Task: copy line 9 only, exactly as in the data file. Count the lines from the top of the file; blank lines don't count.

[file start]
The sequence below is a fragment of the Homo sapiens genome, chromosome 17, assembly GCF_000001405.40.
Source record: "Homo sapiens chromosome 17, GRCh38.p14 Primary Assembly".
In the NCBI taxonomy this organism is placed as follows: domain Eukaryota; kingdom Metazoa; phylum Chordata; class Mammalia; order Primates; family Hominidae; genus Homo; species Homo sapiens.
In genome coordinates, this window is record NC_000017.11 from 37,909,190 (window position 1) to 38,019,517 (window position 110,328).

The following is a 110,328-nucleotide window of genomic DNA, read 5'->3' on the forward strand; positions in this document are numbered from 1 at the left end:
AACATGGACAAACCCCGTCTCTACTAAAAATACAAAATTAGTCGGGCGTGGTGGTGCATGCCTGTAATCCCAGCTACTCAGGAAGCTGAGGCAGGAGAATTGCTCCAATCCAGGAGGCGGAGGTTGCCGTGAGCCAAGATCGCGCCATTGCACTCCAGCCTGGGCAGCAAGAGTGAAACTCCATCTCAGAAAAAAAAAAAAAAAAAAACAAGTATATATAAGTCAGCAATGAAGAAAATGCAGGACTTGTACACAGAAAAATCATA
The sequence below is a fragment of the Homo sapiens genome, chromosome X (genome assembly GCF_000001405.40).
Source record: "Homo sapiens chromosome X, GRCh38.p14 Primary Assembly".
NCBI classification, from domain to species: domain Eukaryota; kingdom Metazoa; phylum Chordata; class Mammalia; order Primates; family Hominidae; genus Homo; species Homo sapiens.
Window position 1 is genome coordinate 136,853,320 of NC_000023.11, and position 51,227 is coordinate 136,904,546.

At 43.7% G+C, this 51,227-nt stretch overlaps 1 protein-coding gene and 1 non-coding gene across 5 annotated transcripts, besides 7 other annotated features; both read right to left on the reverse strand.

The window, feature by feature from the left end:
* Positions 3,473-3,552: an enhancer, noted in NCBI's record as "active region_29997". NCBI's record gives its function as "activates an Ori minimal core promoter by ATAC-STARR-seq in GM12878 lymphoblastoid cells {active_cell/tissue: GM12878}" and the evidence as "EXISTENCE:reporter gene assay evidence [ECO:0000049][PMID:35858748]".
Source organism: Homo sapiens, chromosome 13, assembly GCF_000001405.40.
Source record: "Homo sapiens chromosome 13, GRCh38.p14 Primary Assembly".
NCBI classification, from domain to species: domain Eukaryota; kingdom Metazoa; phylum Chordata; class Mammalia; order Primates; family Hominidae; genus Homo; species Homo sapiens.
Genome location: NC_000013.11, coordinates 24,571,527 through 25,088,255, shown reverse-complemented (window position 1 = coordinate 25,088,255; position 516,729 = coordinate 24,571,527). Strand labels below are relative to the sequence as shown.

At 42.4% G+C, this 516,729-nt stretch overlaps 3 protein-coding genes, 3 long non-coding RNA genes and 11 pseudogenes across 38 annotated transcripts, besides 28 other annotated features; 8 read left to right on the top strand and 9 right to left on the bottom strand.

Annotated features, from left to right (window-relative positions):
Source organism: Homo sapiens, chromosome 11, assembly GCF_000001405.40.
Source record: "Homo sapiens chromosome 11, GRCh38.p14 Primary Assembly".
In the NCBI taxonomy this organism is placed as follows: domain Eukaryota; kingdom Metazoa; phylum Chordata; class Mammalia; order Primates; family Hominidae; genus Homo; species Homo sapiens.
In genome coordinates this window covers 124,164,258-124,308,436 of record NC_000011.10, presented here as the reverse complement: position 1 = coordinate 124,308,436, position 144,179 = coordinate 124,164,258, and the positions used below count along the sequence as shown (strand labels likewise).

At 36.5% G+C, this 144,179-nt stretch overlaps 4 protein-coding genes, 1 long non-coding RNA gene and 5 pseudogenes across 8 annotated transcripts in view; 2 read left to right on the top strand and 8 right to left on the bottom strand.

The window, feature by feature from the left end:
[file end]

NCBI classification, from domain to species: domain Eukaryota; kingdom Metazoa; phylum Chordata; class Mammalia; order Primates; family Hominidae; genus Homo; species Homo sapiens.